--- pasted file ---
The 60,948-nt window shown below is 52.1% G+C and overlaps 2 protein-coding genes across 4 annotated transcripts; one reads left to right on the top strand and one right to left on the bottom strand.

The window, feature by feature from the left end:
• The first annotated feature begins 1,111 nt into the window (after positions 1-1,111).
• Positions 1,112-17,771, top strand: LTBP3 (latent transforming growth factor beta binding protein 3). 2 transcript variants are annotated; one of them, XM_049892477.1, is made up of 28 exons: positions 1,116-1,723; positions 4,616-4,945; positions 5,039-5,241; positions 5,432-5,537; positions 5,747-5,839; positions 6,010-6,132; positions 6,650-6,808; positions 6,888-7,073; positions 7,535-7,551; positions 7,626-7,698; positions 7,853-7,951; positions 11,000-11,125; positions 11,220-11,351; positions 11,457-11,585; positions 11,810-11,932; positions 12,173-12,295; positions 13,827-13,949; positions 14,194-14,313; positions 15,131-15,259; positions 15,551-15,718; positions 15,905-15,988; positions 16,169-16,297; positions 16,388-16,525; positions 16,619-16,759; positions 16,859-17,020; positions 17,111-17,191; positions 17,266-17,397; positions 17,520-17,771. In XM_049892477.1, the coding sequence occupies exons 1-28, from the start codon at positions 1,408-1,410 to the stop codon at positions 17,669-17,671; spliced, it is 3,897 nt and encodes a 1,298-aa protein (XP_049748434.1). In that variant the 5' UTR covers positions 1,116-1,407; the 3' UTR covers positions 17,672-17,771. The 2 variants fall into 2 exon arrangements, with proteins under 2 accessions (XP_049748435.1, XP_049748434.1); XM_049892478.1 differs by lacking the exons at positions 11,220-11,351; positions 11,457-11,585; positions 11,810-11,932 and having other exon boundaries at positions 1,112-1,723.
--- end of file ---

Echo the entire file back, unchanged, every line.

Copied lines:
The 60,948-nt window shown below is 52.1% G+C and overlaps 2 protein-coding genes across 4 annotated transcripts; one reads left to right on the top strand and one right to left on the bottom strand.

The window, feature by feature from the left end:
• The first annotated feature begins 1,111 nt into the window (after positions 1-1,111).
• Positions 1,112-17,771, top strand: LTBP3 (latent transforming growth factor beta binding protein 3). 2 transcript variants are annotated; one of them, XM_049892477.1, is made up of 28 exons: positions 1,116-1,723; positions 4,616-4,945; positions 5,039-5,241; positions 5,432-5,537; positions 5,747-5,839; positions 6,010-6,132; positions 6,650-6,808; positions 6,888-7,073; positions 7,535-7,551; positions 7,626-7,698; positions 7,853-7,951; positions 11,000-11,125; positions 11,220-11,351; positions 11,457-11,585; positions 11,810-11,932; positions 12,173-12,295; positions 13,827-13,949; positions 14,194-14,313; positions 15,131-15,259; positions 15,551-15,718; positions 15,905-15,988; positions 16,169-16,297; positions 16,388-16,525; positions 16,619-16,759; positions 16,859-17,020; positions 17,111-17,191; positions 17,266-17,397; positions 17,520-17,771. In XM_049892477.1, the coding sequence occupies exons 1-28, from the start codon at positions 1,408-1,410 to the stop codon at positions 17,669-17,671; spliced, it is 3,897 nt and encodes a 1,298-aa protein (XP_049748434.1). In that variant the 5' UTR covers positions 1,116-1,407; the 3' UTR covers positions 17,672-17,771. The 2 variants fall into 2 exon arrangements, with proteins under 2 accessions (XP_049748435.1, XP_049748434.1); XM_049892478.1 differs by lacking the exons at positions 11,220-11,351; positions 11,457-11,585; positions 11,810-11,932 and having other exon boundaries at positions 1,112-1,723.